I first entered the pet industry workforce back in 1972 after serving in the Army. My first job in the industry was working in a pet supply warehouse for $1.35 an hour. Pet Supply distribution was fairly new back then having morphed from large animal businesses and just about all pet supply distributors were family owned. To the best of my knowledge, there were only two pet product manufacturers listed on the stock market: Hartz Mountain and Metaframe, a division of Mattel.
Of course, today, the majority of distribution is owned by investment groups who target Wall Street for their profit and growth strategies. The same can be said for the big-box retail chains that popped up in the late 1980s.
Back then there were no computers, not even a fax machine and certainly no Internet. In 1972, office equipment consisted of typewriters, calculators and the telephone. Change came much slower in those days with maybe one significant event in a year’s time, where today major industry significant events happen almost monthly.
Today, most distributor sales people use hand-held devices to transmit their orders to the office instantaneously. Back in the 1970s, an out-of-town sales person had to put their orders on a greyhound bus at the end of the day for overnight delivery. Invoices were written by hand on multi-part “carbonless” forms that were picked up at the bus station at 6 o’clock in the morning, price-checked by office personnel and handed to the warehouse to be pulled and packed.
Even inventory control was done by hand on index cards. Can you imagine that? Someone had to sit at a desk all day transcribing inventory sales from hand written invoices to hand written cards so the buyer would have some idea what inventory vs. sales were when ordering more merchandise. It amazes me that we did that, and that it worked so well.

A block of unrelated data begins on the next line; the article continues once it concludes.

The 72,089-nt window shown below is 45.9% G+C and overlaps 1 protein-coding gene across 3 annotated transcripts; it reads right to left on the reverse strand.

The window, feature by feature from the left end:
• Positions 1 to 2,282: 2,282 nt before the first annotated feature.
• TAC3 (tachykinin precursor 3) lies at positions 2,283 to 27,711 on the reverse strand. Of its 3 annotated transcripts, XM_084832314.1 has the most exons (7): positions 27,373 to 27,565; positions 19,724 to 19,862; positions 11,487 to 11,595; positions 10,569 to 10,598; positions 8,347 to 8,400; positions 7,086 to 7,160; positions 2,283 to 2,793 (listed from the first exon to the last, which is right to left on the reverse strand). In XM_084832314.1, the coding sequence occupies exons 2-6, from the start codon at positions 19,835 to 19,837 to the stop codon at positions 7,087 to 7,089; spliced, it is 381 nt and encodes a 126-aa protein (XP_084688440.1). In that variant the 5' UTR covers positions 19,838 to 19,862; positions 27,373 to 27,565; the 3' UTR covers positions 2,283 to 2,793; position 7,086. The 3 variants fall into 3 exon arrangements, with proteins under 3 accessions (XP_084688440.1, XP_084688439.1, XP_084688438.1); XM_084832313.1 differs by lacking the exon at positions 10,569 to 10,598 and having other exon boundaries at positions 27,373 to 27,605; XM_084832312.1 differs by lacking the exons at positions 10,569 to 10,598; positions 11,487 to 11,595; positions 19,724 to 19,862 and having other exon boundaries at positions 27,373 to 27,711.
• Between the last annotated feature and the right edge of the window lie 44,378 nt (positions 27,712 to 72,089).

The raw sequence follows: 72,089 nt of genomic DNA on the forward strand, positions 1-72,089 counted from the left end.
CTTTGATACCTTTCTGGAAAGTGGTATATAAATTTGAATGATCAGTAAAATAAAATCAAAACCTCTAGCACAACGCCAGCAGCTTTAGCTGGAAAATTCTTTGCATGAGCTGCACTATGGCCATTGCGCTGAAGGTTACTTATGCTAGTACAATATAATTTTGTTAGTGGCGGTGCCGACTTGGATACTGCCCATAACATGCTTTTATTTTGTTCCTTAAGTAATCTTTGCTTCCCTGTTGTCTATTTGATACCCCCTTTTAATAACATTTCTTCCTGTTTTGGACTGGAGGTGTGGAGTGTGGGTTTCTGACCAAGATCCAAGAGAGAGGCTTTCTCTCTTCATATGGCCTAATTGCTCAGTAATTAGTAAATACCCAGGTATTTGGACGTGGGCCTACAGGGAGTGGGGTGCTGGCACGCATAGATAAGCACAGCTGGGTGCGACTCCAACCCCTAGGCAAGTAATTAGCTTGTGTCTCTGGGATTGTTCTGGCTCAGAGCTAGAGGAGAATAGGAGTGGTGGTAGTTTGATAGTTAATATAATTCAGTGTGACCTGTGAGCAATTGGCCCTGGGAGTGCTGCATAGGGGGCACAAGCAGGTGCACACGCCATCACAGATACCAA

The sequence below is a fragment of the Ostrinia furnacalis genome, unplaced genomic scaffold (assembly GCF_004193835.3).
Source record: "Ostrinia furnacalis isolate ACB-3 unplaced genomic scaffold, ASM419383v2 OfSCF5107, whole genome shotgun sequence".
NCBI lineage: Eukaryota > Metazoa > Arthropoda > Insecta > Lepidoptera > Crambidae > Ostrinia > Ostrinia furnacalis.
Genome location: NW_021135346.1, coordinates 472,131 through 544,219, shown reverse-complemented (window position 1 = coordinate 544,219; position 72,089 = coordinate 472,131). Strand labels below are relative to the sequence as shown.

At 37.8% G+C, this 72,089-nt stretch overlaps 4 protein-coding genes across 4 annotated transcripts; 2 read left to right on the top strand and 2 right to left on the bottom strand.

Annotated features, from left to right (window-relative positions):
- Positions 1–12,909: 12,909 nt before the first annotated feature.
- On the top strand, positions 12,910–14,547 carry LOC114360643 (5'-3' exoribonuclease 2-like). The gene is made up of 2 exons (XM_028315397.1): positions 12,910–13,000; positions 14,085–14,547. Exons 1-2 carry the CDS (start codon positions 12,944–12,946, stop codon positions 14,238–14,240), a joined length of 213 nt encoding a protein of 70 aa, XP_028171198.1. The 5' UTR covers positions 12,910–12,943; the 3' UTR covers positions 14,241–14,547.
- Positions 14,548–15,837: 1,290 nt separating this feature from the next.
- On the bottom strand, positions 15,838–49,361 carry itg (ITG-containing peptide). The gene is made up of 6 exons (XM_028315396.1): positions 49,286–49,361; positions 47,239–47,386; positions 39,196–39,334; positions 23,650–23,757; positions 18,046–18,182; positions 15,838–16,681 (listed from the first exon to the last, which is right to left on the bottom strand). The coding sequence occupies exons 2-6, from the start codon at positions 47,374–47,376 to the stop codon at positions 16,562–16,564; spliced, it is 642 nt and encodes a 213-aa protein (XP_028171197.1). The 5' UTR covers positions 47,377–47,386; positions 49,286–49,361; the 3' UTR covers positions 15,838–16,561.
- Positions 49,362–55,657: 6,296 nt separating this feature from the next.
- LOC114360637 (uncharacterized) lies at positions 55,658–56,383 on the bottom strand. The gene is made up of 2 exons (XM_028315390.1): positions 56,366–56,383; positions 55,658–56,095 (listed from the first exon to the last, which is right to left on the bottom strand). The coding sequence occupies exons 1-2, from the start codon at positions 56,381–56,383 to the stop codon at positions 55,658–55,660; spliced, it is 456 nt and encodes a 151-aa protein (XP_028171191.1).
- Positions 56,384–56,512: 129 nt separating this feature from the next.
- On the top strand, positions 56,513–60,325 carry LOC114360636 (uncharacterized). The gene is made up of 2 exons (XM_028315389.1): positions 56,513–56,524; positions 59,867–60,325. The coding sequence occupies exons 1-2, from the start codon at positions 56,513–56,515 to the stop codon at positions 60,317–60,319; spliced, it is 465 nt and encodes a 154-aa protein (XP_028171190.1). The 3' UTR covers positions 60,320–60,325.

Back at the beginning of my career in the industry, the distributors were just switching from stainless steel frame aquariums to all glass. Fluorescent full hoods were a comparatively new concept. I remember when Hill’s Pet Food came to our distributorship and told us they wanted to recall all of their dog food and replace it with “Science Diet,” a scientifically formulated diet. Before that, premium dog food didn’t exist. Both of these events were major game-changers for our industry.
Nowadays since communication is instantaneous, manufacturers no longer have to wait for tradeshows to introduce their new products to the trade. Back in the 1970s, vendors worked all year long to develop new products in time to present them at the APPMA Show (aka Global Pet Expo). Now that we have a “world economy,” there are unlimited sources for just about anything consumers could want. With the efficiencies built into business thanks to the internet, retailers can expect almost next day delivery and consumers can special-order products with ease.
Of course with all of these technological innovations come challenges to the status quo. The Internet will change the face of retail, forcing successful manufacturers, wholesalers and retailers to reassess how they do business and what will be required of them to succeed in this new century.
I am so grateful to have been a part of all the innovative and exciting changes that have taken place during my 46-year pet industry career. I feel that my success has been based in my willingness to change with the times and I believe I have done that to good effect. I see some stupendous opportunities opening up in the future for those who are willing to take advantage of the Internet and instantaneous communication as part of their wholesale and retail strategy.
By the time you read this, I will be retired and looking forward to my new career; enjoying a leisure lifestyle. I have always thought of our industry as one big family that even in economically challenged times has been good to those willing to stick with it. I look forward to keeping an eye out for all the future events that will shape the industry in the coming years and wish everyone well.